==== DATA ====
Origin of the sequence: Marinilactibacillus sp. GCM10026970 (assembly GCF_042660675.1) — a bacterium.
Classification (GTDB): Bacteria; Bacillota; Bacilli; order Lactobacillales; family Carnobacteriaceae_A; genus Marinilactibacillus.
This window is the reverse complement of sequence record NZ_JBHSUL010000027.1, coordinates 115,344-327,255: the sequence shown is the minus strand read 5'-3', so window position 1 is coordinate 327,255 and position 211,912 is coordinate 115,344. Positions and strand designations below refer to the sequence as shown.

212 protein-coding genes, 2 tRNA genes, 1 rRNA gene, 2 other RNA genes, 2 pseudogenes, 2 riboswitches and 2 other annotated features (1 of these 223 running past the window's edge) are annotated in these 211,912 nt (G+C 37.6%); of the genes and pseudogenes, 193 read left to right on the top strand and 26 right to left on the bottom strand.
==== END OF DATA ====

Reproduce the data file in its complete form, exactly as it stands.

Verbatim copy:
Origin of the sequence: Marinilactibacillus sp. GCM10026970 (assembly GCF_042660675.1) — a bacterium.
Classification (GTDB): Bacteria; Bacillota; Bacilli; order Lactobacillales; family Carnobacteriaceae_A; genus Marinilactibacillus.
This window is the reverse complement of sequence record NZ_JBHSUL010000027.1, coordinates 115,344-327,255: the sequence shown is the minus strand read 5'-3', so window position 1 is coordinate 327,255 and position 211,912 is coordinate 115,344. Positions and strand designations below refer to the sequence as shown.

212 protein-coding genes, 2 tRNA genes, 1 rRNA gene, 2 other RNA genes, 2 pseudogenes, 2 riboswitches and 2 other annotated features (1 of these 223 running past the window's edge) are annotated in these 211,912 nt (G+C 37.6%); of the genes and pseudogenes, 193 read left to right on the top strand and 26 right to left on the bottom strand.